nikon 70-300mm

I was tasked with shooting the pictures for the trophies at a rallycross at Bundy Hill. On this day, the weather was warm and there was no snow cover, and as the day dragged on, the course became half big bumps and half deep ruts, wreaking havoc on the cars. I like this photo a lot because you can clearly see that the inside front wheel, after this car hit a big bump while turning into a sweeper, has no weight on it and consequently locked up while all the other wheels are still spinning. Photo taken with a Nikon D7200 and a 70-300mm f/4.5-5.6 lens.

I’m slowly working through the pictures I took at last Sunday’s rallycross at Bundy Hill. The course degenerated quickly until it was half bumps and half ruts, and absolutely pounded the cars. In the initial cull, this image stood out as one of the most awesome (in a literal sense) photos. That’s got to be almost 5 inches of air underneath the inside rear wheel; I’ve seen Evos tripod on concrete, but not on dirt, never mind to this degree on dirt. Given how bumpy the course was, and who was driving the car, perhaps it wouldn’t be a surprise that a picture like this could only come at the hands of this particular driver. Photo shot with a Nikon D7200 and a 70-300mm f/4.5-5.6 lens.

For a few years, I shot white seamless portraits at Ann Arbor’s Pirate Swing. I dragged a bunch of white reflective boards to the Saturday night venue, laid them all out on the floor, set up a white background and three studio strobes, and invited the costumed dancers to cheese it up for me in front of the camera. This is one of my favorite images, if nothing more for the sheer contrast. Photo shot with a Nikon D700 and a 70-300mm f/4.5-5.6, with Pocket Wizards triggering three Alien Bees B800 strobes.

I’m… not quite sure what is going on here. This was the band for Pirate Swing, the members whom decided that they wanted a white seamless portrait of themselves. I’m sure there’s some sort of meaning here that is too deep for me to understand, so don’t ask me why one person is holding a roll of gaffer tape and another is hoisting a jar of spaghetti sauce in the air like it’s the Stanley Cup. Photo shot with a Nikon D700 and a 70-300mm f/4.5-5.6 lens.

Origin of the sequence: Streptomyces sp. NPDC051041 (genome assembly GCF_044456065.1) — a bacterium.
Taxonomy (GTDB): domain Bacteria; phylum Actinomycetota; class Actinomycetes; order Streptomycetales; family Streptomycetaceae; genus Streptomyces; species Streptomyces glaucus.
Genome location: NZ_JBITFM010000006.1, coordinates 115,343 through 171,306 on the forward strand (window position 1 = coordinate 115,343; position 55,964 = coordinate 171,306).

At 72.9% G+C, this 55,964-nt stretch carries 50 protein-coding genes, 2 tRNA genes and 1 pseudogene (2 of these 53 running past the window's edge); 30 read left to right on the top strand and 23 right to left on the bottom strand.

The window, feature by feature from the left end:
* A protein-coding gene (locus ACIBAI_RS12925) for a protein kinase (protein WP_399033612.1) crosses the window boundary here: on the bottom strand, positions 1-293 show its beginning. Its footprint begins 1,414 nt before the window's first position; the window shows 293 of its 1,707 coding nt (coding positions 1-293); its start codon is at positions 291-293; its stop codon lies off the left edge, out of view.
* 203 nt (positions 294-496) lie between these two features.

I went to a New Years Dance party in Chicago back in 2012. Literally just weeks prior, I had taken delivery of a trio of Alien Bees studio strobes and spent an evening putting together a “portable” white seamless setup. I brought the setup to the dance party and set it up out in the hall, if I recall correctly. After some serious stumbling around for an hour, I finally got into the grove enough to shoot pictures that weren’t completely terrible. Being that today is the New Year, I thought it appropriate to share this image, taken moments after we rang in the new year, 2012. Photo shot with a Nikon D7000, a Nikon 70-300mm f/4.5-5.6 zoom lens, and a trio of Alien Bees B800 strobes triggered by Pocket Wizards.

I was asked to shoot photos at one of the muddiest rallycrosses I’ve ever been to. It was so muddy, in fact, that I didn’t get to run — it was decided that Stock Front, the class I was driving that was due to run at the end of the day, would be spared the hours of undercarriage cleaning that would inevitably be needed, and that the club would clean things up in an attempt to close down the site at a reasonable hour. The mud, while making the driving agonizingly painful and slow for the competitors, did make for some very nice photos at the end of the day. To get the sensation of speed in my pictures, I was dropping my shutter speed down to 1/80 and even 1/50 of a second. Photo shot with a Nikon D7200 and a 70-300mm f/4.5-5.6 zoom lens.